I found this news to be very compelling as it shows that operating systems do not have to be limited to the constraints of a typical hard drive.
Why does this matter? Simple, dependency on things we used to place value on are changing in this industry. Hard drives will be optional when running your Windows OS, Microsoft working with Novell to make virtualization a more fluid experience for the end user, and Apple announcing that EMI will be releasing DRM-free mainstream music through their iTunes distribution channel. Do you see the common theme here? You would have to be asleep at the wheel not to.
Here within the next couple of years, it will not matter what OS you are using to accomplish your day to day tasks. With music DRM finally showing a chink in their armor thanks to EMI and Apple, Microsoft working with Novell to bridge the gap between the IP (Intellectual Property) and end-user confusion, Linspire’s CNR pushing to provide legal methods of distribution for Codecs and other proprietary goods on the Linux platform, everything previously mentioned is merging into one single commonality – real benefit to the end-user, no more being penalized for selecting one OS over another.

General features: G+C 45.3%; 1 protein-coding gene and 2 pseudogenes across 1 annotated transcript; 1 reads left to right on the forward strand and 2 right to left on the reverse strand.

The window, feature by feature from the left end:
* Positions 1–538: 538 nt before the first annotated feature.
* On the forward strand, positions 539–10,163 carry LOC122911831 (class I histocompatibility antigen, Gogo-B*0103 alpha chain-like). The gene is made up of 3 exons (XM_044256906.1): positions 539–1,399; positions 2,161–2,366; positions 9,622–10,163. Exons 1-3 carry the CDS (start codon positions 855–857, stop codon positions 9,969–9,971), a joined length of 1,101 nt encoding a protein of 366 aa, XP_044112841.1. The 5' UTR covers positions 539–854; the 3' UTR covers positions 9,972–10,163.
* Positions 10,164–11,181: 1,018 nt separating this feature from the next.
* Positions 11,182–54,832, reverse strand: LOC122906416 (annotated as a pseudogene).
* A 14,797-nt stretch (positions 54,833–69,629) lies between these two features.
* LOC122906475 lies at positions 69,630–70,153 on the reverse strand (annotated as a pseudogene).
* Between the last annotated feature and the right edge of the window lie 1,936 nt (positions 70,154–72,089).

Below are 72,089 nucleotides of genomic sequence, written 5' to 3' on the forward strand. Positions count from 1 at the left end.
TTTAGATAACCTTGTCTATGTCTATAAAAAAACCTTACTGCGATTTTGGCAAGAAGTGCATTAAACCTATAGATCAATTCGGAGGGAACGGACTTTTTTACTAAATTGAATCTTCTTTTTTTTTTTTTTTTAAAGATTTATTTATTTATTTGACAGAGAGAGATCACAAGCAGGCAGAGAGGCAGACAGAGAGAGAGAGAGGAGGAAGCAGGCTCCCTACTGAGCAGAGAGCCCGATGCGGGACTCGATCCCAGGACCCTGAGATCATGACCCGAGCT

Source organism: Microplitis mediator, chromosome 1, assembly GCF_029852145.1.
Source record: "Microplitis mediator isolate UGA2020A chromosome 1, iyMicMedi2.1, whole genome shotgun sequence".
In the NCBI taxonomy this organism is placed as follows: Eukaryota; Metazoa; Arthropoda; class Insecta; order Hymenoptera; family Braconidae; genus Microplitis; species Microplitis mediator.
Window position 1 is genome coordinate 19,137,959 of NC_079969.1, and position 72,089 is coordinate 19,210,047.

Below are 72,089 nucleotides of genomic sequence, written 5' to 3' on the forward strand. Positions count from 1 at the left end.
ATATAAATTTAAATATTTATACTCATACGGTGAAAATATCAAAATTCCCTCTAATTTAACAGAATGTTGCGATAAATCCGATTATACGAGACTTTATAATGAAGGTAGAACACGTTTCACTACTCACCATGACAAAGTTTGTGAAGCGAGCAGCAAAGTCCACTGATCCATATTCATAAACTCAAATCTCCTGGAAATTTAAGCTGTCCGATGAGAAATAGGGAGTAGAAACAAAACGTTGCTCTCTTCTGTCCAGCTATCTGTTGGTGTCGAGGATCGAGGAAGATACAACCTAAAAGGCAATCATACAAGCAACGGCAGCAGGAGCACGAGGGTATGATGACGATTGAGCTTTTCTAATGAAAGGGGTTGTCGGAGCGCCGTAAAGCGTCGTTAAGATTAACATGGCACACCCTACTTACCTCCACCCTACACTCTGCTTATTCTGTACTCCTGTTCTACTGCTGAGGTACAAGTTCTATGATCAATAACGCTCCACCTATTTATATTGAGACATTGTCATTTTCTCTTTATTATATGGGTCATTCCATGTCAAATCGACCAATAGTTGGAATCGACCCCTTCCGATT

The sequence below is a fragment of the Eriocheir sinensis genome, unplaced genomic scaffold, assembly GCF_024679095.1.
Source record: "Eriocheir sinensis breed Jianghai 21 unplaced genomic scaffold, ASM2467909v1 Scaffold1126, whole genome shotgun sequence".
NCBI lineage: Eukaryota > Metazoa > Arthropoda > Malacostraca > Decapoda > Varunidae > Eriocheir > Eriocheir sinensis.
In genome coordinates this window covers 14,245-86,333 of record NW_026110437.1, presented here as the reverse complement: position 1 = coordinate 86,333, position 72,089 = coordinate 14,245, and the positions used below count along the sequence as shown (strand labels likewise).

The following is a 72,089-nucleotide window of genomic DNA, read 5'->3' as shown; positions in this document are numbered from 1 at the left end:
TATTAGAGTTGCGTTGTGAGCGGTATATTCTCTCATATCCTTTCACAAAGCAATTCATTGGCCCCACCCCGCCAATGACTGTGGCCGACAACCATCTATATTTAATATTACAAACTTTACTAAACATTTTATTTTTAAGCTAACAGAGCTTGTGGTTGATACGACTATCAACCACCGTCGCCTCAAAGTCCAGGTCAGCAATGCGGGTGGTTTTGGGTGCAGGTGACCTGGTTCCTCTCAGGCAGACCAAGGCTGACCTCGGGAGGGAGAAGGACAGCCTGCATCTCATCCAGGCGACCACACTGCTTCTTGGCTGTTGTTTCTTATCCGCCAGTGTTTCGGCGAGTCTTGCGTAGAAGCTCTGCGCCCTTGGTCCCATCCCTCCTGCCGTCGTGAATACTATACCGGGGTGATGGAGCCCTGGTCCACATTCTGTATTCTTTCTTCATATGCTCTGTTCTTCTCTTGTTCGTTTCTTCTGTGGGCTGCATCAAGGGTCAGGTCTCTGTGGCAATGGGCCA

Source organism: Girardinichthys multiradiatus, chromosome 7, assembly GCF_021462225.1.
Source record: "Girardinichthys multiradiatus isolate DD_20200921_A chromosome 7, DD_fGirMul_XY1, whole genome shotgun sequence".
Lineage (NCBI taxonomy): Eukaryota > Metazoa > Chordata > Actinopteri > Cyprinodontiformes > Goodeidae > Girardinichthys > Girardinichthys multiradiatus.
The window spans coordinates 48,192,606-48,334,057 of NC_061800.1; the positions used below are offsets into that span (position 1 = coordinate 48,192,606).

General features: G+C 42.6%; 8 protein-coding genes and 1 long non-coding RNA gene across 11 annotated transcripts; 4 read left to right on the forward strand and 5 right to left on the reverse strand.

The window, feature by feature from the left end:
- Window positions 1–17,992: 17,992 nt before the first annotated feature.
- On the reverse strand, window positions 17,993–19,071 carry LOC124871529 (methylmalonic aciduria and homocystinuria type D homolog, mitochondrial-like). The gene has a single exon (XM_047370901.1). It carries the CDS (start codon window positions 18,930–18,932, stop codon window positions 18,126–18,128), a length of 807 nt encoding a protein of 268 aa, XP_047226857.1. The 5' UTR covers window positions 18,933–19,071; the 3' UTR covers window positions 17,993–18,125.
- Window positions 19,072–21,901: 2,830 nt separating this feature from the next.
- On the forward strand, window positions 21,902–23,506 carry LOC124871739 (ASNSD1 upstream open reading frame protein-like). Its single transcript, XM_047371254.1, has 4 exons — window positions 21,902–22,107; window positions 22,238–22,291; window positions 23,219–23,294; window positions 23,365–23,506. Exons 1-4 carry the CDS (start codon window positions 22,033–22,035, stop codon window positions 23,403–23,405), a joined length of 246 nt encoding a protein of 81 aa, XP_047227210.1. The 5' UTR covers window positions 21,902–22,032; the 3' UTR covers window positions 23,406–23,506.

Look, there is a race to see who can make this type of thing, so fluid, so native feeling, that you actually forgot which OS you happen to be running. And what people are discovering is that it will take a combination of partnerships and working closely together to make this a true to life reality. This means that companies like Apple and Microsoft must continue to work toward losing the 1990’s type of thinking. Because when the day comes to where someone can use an application such as a browser, email client, text editor or whatever, on any platform. The need for one OS over another becomes a moot point. Boot camp? In just a few years it won’t matter!
We are entering a time where it will matter less which operating system you choose to run on. This means that you darn well better lose the “I have ___ OS because” nonsense. Becoming fluent with multiple platforms is just logical based on the current path of the industry. We are moving into a period where proprietary software and the open source software becomes no less important than the other. As for the financial merit of each, that will be up the developer to decide which one makes the most sense. Remember, soon there will be no wrong answer, it’s simple a fact.